According to his former live-in chef, Buccaneers wide receiver Antonio Brown acquired a forged COVID-19 vaccination card in order to circumvent NFL rules and regulations.
A text message from Brown’s girlfriend, model Cydney Moreau, to Los Angeles chef Steven Ruiz on July 2 said Brown was prepared to pay $500 if the chef could obtain a Johnson & Johnson vaccination card for her boyfriend.
“Can you get the COVID cards?” Moreau texted Ruiz on July 2, according to a screenshot Moreau provided to the Tampa Bay Times.
“I can try,” Ruiz replied.
Moreau continued, “JNJ shot. Ab said he would give you $500″.
In the text discussion between Moreau and Ruiz, Brown is not specifically mentioned by name. A.B. is a nickname given to the wide receiver by his friends, coaches, and teammates.
It was alleged by Ruiz that Brown desired the Johnson & Johnson vaccination card since it is the only vaccine that is comprised of a single shot and would require less documentation.
Allegedly, the relationship between Brown and Ruiz turned sour over an unpaid debt Ruiz, the owner of Taste ThatLA, claims that he is owed $10,000. Ruiz felt he was forced to publicly voice his aggressions towards Brown after his talks with Brown’s lawyer went nowhere.
Ruiz told Brown he was unable to obtain a false vaccination card for Brown in July. Brown allegedly told individuals around him that he was concerned about the vaccine’s possible harmful effects on his body at the time. Weeks later, Ruiz claimed Brown showed him his fake vaccinations cards that Brown purchased for himself and girlfriend. Ruiz says that interaction happened in Brown’s dining room a few days before the Bucs training camp was to begin.
While a personal trainer, Alex Guerrero, was at the Brown residence helping Brown recover from his knee surgery, Guerrero took a photo of Brown’s vaccination card.
In order to document the list of vaccinated players as promptly as possible, the Buccaneers would occasionally have Guerrero or others in the organization photograph the cards, which would then be sent to head trainer Bobby Slater and finally to their infection control officer.
Ruiz believes Guerrero was not aware that the card was a fake when he took the photo.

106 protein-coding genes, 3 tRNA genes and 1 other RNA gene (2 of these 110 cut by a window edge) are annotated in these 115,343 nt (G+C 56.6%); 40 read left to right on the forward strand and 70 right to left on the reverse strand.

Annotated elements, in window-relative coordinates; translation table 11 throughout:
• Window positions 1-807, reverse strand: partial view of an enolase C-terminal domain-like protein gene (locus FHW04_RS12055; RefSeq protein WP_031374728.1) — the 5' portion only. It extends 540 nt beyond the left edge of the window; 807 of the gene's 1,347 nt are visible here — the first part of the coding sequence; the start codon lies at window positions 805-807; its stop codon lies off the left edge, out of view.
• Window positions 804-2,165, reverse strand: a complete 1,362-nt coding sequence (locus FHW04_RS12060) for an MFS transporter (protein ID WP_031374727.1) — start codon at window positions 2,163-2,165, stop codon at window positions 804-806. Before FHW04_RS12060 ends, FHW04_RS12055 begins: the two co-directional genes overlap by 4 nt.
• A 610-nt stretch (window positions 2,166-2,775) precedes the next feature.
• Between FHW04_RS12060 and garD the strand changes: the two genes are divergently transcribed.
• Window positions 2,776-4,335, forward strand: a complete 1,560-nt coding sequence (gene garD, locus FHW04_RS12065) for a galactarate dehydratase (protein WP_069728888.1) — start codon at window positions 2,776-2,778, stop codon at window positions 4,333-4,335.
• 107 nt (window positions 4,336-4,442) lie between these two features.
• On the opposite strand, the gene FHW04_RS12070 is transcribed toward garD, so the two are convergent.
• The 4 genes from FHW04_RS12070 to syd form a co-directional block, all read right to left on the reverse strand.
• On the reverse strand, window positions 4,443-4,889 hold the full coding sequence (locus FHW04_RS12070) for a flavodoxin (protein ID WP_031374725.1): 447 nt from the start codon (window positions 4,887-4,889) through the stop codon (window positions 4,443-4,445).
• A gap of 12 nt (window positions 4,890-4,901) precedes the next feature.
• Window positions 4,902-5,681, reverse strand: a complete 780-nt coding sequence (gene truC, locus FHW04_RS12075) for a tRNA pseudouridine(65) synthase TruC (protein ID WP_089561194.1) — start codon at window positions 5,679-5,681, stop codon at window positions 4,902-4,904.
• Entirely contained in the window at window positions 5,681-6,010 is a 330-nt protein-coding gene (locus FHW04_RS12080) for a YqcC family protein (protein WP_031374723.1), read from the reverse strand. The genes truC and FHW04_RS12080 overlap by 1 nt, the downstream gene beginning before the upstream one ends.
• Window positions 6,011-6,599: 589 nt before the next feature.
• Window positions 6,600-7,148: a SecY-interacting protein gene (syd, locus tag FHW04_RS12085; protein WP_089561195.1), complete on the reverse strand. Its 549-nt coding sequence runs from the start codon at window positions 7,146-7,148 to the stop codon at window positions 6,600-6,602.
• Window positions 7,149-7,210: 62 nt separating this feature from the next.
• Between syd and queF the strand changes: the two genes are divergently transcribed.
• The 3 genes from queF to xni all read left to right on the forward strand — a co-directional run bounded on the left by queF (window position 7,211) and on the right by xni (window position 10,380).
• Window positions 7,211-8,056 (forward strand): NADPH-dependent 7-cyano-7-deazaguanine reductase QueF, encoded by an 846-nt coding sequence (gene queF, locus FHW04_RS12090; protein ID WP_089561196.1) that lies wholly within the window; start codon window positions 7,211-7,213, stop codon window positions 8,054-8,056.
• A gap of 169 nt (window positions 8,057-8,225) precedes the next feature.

Guerrero did not respond to a request for comment from the Tampa Bay Times.
Brown’s immunization status is definitely doubted to be true due to Ruiz’s bombshell story.
Brown’s attorney, on the other hand, definitively said in a statement to the New York Times on Thursday afternoon that Brown had been vaccinated.
“Antonio Brown appreciates the severity of the pandemic, which is why he got the vaccine and supports everyone for whom it is advisable to get the vaccine,” Sean Burstyn texted. “Coronavirus has hit close to home as it took him out of a game. He is healthy, vaccinated, and ready to win another Super Bowl.”
Burstyn continued defended Brown, saying, “One of the worst parts of the pandemic has been a movement to cast doubt on our country’s vaccination programs with baseless, vindictive tabloid gossip.”
The Buccaneers refused to make Brown available for an interview with the New York Times. Officials from the Buccaneers and Brown’s agent have offered no comments on the story. In addition, Brown did not reply to messages left on his mobile phone over the course of the investigation.
According to Brian McCarthy, a spokesperson for the NFL, individual teams are responsible for confirming the immunization status of their employees and players. Players are expected to hand over their cards to the club’s medical staff or the infection control officer when requested. Any effort by team employees or players to use a forged card would be evaluated under the terms of the personal conduct policy, and the individual involved might face disciplinary action as a result. In addition, the creation, use, and/or sale of such cards is a crime punishable by penalties of up to five years in jail.
Brown, who was involved in a violent physical encounter following a bill dispute early last year, has already been the target of recent NFL investigation. His suspension for the first eight games of the 2020 season was imposed by the league for several infractions of the league’s personal rules and policies.
Six days before the Buccaneers’ season-opening game on Sept. 9, coach Bruce Arians proudly stated that his club had been “100 percent vaccinated,” which included “every player, coach, and staff member.”
During the course of the season, Brown became one of just a few Tampa Bay players to contract COVID-19, and he was forced to miss one game as a result – the Bucs’ Week 3 game in Los Angeles against the Rams.
Asymptomatic players who have received the vaccine and have passed two COVID-19 tests within 24 hours can return to work. Brown, on the other hand, was subjected to the same 10-day suspension that is imposed on unvaccinated athletes that test positive for the virus.
According to an agreement reached between the NFL and the NFL Players Association, unvaccinated players must adhere to a lengthy list of severe rules imposed by the league, which include social distance and wearing a mask at all times. One of the many rules includes one that mandates the weight room capacity to be 15 players or less.
The NFL does not hold back when it comes to punishing clubs and players who fail to adhere to COVID regulations. The Green Bay Packers were fined $300,000 on November 9 for failing to enforce league regulations with regard to its players. Two Green Bay Packers, quarterback Aaron Rodgers and wide receiver Allen Lazard, were fined $14,650 each for not getting their COVID shots.
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